When Train’s “Drops of Jupiter (Tell Me)” was released in January of 2001, it was an instant hit, finding its way across the radio airwaves all around the world. It was the lead single from the band’s second album of the same name, which naturally went on to become the band’s best-selling album, thanks in no small part to the success of “Drops of Jupiter (Tell Me).”
The lyrics to “Drops of Jupiter” were written by Train vocalist Pat Monahan, about a year after his mother passed away after a battle with cancer. In a 2008 interview with VH1’s Behind the Music, Monahan explained the meaning of the song and tells the story of his mother’s tragic passing.
Thus, while many assume that the lyrics to “Drops of Jupiter” are about a woman who leaves a relationship to go explore the world on her own, they are actually lyrics of grieving as Monahan imagines his mother returning to him in spirit after a journey through the afterlife.
In the interview, Monahan says that the opening lyric, “Now that she’s back in the atmosphere,” came to him in a dream.
“The process of creation wasn’t easy,” Monahan explains. “I just couldn’t figure out what to write, but then I woke up from a dream about a year after my mother passed away with the words ‘back in the atmosphere’…It was just her way of saying what it was like – she was swimming through the planets and came to me with drops of Jupiter in her hair.”
From there, he came up with the rest of the nostalgic, cosmic pop song, ripe with plenty of vivid imagery.
Now that she’s back in the atmosphereFirst verse to “Drops of Jupiter (Tell Me)” by Train.
With drops of Jupiter in her hair, hey, hey, hey
She acts like summer and walks like rain
Reminds me that there’s a time to change, hey, hey, hey
Since the return from her stay on the moon
She listens like spring and she talks like June, hey, hey, hey
Hey, hey, hey
Monahan explains that his mother was the most important person is his life, and he had been struggling with accepting her loss. He began to toy with the idea that nobody ever truly leaves, and “Drops of Jupiter (Tell Me)” is the result of his imagination running wild with visions of meeting his mother again, after she spends some time swimming through the atmosphere.
But tell me, did you sail across the sun?Chorus to “Drops of Jupiter (Tell Me) by Train.
Did you make it to the Milky Way to see the lights all faded
And that heaven is overrated?
Tell me, did you fall for a shooting star–
One without a permanent scar?
And did you miss me while you were looking for yourself out there?
In this way, the song becomes a song of self-discovery, both for his mother’s imagined journey and Monahan’s own journey through life as he works through the grief associated with losing his mother.
Her spirit returns after witnessing the wonders of the heavens and the atmosphere, and offers Monahan some guidance in his own life, which mostly boils down to not being afraid to try new things and take chances, because that is the path to self-realization.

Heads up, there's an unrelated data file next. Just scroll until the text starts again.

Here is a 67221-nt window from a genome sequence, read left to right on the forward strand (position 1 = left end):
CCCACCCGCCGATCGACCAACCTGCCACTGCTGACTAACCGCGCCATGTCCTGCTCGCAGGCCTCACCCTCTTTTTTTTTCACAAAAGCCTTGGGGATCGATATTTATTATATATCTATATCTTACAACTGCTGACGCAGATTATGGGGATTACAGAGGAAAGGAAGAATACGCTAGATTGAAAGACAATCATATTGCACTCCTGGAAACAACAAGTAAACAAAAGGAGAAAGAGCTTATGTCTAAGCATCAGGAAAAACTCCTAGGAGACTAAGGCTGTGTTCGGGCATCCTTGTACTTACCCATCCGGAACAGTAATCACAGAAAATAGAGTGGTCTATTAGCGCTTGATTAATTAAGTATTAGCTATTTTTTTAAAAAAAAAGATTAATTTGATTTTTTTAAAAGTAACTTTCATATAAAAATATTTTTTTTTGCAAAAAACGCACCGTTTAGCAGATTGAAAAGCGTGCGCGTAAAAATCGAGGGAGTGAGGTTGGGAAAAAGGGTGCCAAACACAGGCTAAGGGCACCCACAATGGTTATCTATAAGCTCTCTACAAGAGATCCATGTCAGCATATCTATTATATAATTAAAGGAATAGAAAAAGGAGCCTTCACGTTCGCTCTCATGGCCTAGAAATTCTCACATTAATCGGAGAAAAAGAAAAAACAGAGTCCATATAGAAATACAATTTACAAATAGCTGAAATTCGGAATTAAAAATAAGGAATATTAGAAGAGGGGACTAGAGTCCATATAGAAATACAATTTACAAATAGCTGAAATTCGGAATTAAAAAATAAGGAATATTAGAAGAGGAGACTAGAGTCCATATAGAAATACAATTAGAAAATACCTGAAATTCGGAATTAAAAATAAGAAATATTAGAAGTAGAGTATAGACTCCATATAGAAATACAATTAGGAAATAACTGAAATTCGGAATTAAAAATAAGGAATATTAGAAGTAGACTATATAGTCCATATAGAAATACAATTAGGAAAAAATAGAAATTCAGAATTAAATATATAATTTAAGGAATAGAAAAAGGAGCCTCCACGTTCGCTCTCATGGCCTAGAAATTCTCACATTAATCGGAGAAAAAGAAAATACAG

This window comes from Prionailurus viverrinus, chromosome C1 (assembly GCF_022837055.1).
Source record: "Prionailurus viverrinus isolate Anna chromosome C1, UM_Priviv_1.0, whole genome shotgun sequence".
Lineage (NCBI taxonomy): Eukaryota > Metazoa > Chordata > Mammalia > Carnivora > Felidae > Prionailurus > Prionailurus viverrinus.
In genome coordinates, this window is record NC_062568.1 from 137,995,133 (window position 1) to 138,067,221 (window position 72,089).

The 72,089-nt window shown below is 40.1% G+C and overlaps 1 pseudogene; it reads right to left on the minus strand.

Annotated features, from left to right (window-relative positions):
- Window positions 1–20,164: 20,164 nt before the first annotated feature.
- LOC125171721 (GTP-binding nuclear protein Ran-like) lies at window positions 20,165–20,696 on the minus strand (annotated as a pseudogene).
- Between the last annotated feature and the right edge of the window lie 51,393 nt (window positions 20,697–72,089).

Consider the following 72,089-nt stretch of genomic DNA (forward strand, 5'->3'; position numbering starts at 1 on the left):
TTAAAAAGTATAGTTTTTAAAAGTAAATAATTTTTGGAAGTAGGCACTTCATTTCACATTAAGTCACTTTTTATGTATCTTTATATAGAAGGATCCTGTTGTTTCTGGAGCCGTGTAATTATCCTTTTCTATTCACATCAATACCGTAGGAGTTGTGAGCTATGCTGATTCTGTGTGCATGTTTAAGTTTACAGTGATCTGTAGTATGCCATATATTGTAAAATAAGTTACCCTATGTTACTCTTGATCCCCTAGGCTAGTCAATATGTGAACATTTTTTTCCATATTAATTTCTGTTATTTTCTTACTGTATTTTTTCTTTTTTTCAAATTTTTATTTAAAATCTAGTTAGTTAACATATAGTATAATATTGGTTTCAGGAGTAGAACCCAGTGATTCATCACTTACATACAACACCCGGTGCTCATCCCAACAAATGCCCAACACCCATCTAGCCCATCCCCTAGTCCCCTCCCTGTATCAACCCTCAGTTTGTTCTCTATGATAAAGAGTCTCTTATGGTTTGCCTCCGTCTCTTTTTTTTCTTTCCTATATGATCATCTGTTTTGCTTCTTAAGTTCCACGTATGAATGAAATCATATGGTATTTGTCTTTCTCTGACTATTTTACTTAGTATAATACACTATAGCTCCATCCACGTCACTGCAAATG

Monahan sings of this in the second verse:
Now that she’s back from that soul vacationSecond verse to “Drops of Jupiter (Tell Me)” by Train.
Tracing her way through the constellation, hey, hey, hey (mmm)
She checks out Mozart while she does tae-bo
Reminds me that there’s room to grow, hey, hey, hey (yeah)
Now that she’s back in the atmosphere
I’m afraid that she might think of me as plain ol’ Jane
Told a story about a man who was too afraid to fly so he never did land
Naturally, Monahan has questions for his mother when her spirit returns, which he addresses in both of the song’s choruses. This is the “Tell Me” part of the song, as Monahan is hoping for his own glimpse into the afterlife.
But tell me, did the wind sweep you off your feet?Chorus to “Drops of Jupiter (Tell Me)” by Train.
Did you finally get the chance
To dance along the light of day
And head back to the Milky Way?
And tell me, did Venus blow your mind?
Was it everything you wanted to find?
And did you miss me while you were
Looking for yourself out there?
In the bridge, Monahan asks his mother to imagine what it would have been life had she not returned to him in spirit, and all the things they would have missed out on.
This section has a certain sadness to it, as we know that in reality his mother has passed on, and Monahan is simply finding comfort in fantasies about her presence. However, there is a feeling of hope emitting from the whole thing, as the song suggests that the people we love are always with us, whether that is physically or spiritually.
Can you imagine no love, pride, deep-fried chicken?Bridge to “Drops of Jupiter (Tell Me) by Train.
Your best friend always sticking up for you even when I know you’re wrong
Can you imagine no first dance, freeze dried romance, five-hour phone conversation?
The best soy latte that you ever had and me
From there, we have another hit of the chorus as Monahan shows of his vocal range, bringing the song’s emotional intent full circle in a way that proved to be quite memorable.
“Drops of Jupiter (Tell Me)” brought Train from the brink of obscurity into the forefront of the mainstream spotlight. The song peaked at number five on the Billboard Hot 100, and was also nomimated for five Grammy awards, winning two of them: Best Rock Song and Best Instrumental Arrangement Accompanying Vocalist, which was for noted arranger’s Paul Buckmaster’s contribution on strings.
Watch the music video for “Drops of Jupiter (Tell Me)” by Train below.